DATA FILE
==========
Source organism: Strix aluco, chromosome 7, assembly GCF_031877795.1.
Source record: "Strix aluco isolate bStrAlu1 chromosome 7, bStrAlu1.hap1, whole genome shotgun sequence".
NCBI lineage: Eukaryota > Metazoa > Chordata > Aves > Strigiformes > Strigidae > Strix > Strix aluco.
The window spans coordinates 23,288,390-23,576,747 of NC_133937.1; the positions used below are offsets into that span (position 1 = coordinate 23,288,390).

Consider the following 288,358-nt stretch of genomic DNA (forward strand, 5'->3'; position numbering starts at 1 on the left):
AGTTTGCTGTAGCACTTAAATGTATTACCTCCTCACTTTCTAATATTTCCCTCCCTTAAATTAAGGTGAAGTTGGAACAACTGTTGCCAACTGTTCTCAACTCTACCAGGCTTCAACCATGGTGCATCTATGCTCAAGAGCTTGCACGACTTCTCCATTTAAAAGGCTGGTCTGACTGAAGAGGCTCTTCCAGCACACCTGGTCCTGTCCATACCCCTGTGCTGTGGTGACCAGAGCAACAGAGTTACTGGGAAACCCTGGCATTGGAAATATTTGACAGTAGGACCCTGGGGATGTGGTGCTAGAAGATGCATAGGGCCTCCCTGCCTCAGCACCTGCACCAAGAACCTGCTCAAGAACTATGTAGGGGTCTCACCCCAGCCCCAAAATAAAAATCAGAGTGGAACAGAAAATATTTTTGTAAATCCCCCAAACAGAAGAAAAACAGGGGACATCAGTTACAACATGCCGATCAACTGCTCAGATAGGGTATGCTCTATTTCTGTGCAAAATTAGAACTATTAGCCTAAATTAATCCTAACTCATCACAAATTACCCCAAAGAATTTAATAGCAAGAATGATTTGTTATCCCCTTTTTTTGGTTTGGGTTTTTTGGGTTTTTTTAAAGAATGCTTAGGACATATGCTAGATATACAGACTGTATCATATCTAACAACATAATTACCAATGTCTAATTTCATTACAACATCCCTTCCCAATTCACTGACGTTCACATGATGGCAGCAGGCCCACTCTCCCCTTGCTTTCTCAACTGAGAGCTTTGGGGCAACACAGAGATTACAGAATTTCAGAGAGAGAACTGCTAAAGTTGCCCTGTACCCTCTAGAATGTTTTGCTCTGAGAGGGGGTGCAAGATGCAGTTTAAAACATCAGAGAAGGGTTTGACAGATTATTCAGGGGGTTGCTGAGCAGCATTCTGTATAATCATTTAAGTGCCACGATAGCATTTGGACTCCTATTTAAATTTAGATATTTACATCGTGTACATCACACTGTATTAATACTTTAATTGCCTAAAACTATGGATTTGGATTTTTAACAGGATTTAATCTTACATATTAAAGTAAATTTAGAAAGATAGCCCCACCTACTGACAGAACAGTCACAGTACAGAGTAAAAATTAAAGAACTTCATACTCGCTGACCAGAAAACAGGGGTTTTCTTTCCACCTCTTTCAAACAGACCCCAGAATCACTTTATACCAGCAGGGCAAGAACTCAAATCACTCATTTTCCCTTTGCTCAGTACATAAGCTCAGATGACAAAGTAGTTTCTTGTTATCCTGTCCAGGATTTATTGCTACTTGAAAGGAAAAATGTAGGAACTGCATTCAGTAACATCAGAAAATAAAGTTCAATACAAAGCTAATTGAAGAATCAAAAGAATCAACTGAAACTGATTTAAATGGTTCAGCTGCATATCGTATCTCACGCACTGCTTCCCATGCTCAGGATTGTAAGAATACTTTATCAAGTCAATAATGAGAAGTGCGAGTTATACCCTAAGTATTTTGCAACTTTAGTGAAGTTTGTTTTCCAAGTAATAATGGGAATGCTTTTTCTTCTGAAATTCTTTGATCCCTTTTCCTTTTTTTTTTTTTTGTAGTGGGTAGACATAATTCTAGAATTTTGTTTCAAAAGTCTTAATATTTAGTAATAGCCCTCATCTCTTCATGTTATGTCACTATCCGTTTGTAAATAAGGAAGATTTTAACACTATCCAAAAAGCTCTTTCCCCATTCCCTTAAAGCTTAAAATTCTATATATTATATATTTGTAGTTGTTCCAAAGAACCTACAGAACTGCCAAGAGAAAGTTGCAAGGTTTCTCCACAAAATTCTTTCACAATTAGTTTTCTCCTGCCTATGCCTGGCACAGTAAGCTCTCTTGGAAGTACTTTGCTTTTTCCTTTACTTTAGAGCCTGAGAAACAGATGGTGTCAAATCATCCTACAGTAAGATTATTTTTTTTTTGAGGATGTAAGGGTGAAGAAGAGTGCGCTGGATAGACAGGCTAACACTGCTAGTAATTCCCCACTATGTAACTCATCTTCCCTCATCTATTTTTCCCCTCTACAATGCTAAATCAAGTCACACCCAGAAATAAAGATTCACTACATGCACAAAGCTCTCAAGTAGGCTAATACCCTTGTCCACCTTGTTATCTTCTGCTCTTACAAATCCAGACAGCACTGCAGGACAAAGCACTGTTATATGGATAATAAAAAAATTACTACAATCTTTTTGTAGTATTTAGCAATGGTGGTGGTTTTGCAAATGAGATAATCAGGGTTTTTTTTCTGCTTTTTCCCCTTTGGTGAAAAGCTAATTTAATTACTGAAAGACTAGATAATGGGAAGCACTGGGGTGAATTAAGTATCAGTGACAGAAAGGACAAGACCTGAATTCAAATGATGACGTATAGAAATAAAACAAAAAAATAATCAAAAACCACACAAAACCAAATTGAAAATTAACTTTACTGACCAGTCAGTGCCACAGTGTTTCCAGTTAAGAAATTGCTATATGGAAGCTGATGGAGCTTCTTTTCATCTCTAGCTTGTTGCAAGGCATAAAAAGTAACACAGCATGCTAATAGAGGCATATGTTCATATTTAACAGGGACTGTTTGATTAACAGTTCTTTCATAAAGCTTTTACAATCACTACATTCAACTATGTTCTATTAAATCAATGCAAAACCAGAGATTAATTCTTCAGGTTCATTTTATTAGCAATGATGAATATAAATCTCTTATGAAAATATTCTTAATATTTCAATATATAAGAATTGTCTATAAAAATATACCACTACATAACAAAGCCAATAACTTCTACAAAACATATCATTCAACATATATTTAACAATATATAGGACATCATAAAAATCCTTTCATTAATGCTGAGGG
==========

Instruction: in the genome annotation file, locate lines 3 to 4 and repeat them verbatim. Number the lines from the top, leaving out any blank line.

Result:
NCBI lineage: Eukaryota > Metazoa > Chordata > Aves > Strigiformes > Strigidae > Strix > Strix aluco.
The window spans coordinates 23,288,390-23,576,747 of NC_133937.1; the positions used below are offsets into that span (position 1 = coordinate 23,288,390).